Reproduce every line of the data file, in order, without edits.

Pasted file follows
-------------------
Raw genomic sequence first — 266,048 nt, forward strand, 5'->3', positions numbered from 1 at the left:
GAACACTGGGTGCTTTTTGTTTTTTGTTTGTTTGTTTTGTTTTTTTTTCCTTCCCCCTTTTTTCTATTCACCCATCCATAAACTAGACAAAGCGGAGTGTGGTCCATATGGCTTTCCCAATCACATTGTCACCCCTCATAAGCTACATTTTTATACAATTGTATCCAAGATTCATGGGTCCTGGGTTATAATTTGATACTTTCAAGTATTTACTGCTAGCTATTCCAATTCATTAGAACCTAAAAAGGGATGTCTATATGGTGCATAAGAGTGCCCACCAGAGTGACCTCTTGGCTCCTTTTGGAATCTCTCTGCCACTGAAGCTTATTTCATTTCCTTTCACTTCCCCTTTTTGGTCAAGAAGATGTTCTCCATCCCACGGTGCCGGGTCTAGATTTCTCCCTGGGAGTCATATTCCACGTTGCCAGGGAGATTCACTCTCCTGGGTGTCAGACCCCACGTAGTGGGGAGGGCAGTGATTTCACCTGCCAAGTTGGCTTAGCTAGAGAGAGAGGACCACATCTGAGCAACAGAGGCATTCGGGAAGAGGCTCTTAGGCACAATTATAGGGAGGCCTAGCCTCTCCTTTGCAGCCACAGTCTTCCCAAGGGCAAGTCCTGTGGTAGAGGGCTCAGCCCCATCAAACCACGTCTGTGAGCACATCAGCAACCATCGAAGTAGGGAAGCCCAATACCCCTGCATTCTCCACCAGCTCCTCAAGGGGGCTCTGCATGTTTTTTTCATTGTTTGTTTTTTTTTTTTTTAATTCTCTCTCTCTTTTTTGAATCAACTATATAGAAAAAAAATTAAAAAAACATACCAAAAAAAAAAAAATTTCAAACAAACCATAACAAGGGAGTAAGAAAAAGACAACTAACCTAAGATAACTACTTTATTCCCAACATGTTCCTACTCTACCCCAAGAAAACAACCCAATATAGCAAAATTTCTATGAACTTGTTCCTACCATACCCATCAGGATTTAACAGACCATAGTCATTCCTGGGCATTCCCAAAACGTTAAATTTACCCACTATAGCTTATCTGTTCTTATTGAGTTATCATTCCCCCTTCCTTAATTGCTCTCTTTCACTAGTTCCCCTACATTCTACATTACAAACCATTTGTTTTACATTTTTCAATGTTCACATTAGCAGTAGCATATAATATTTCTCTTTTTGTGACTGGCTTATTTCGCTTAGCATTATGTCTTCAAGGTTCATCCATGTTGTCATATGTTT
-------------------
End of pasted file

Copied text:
Raw genomic sequence first — 266,048 nt, forward strand, 5'->3', positions numbered from 1 at the left:
GAACACTGGGTGCTTTTTGTTTTTTGTTTGTTTGTTTTGTTTTTTTTTCCTTCCCCCTTTTTTCTATTCACCCATCCATAAACTAGACAAAGCGGAGTGTGGTCCATATGGCTTTCCCAATCACATTGTCACCCCTCATAAGCTACATTTTTATACAATTGTATCCAAGATTCATGGGTCCTGGGTTATAATTTGATACTTTCAAGTATTTACTGCTAGCTATTCCAATTCATTAGAACCTAAAAAGGGATGTCTATATGGTGCATAAGAGTGCCCACCAGAGTGACCTCTTGGCTCCTTTTGGAATCTCTCTGCCACTGAAGCTTATTTCATTTCCTTTCACTTCCCCTTTTTGGTCAAGAAGATGTTCTCCATCCCACGGTGCCGGGTCTAGATTTCTCCCTGGGAGTCATATTCCACGTTGCCAGGGAGATTCACTCTCCTGGGTGTCAGACCCCACGTAGTGGGGAGGGCAGTGATTTCACCTGCCAAGTTGGCTTAGCTAGAGAGAGAGGACCACATCTGAGCAACAGAGGCATTCGGGAAGAGGCTCTTAGGCACAATTATAGGGAGGCCTAGCCTCTCCTTTGCAGCCACAGTCTTCCCAAGGGCAAGTCCTGTGGTAGAGGGCTCAGCCCCATCAAACCACGTCTGTGAGCACATCAGCAACCATCGAAGTAGGGAAGCCCAATACCCCTGCATTCTCCACCAGCTCCTCAAGGGGGCTCTGCATGTTTTTTTCATTGTTTGTTTTTTTTTTTTTTAATTCTCTCTCTCTTTTTTGAATCAACTATATAGAAAAAAAATTAAAAAAACATACCAAAAAAAAAAAAATTTCAAACAAACCATAACAAGGGAGTAAGAAAAAGACAACTAACCTAAGATAACTACTTTATTCCCAACATGTTCCTACTCTACCCCAAGAAAACAACCCAATATAGCAAAATTTCTATGAACTTGTTCCTACCATACCCATCAGGATTTAACAGACCATAGTCATTCCTGGGCATTCCCAAAACGTTAAATTTACCCACTATAGCTTATCTGTTCTTATTGAGTTATCATTCCCCCTTCCTTAATTGCTCTCTTTCACTAGTTCCCCTACATTCTACATTACAAACCATTTGTTTTACATTTTTCAATGTTCACATTAGCAGTAGCATATAATATTTCTCTTTTTGTGACTGGCTTATTTCGCTTAGCATTATGTCTTCAAGGTTCATCCATGTTGTCATATGTTT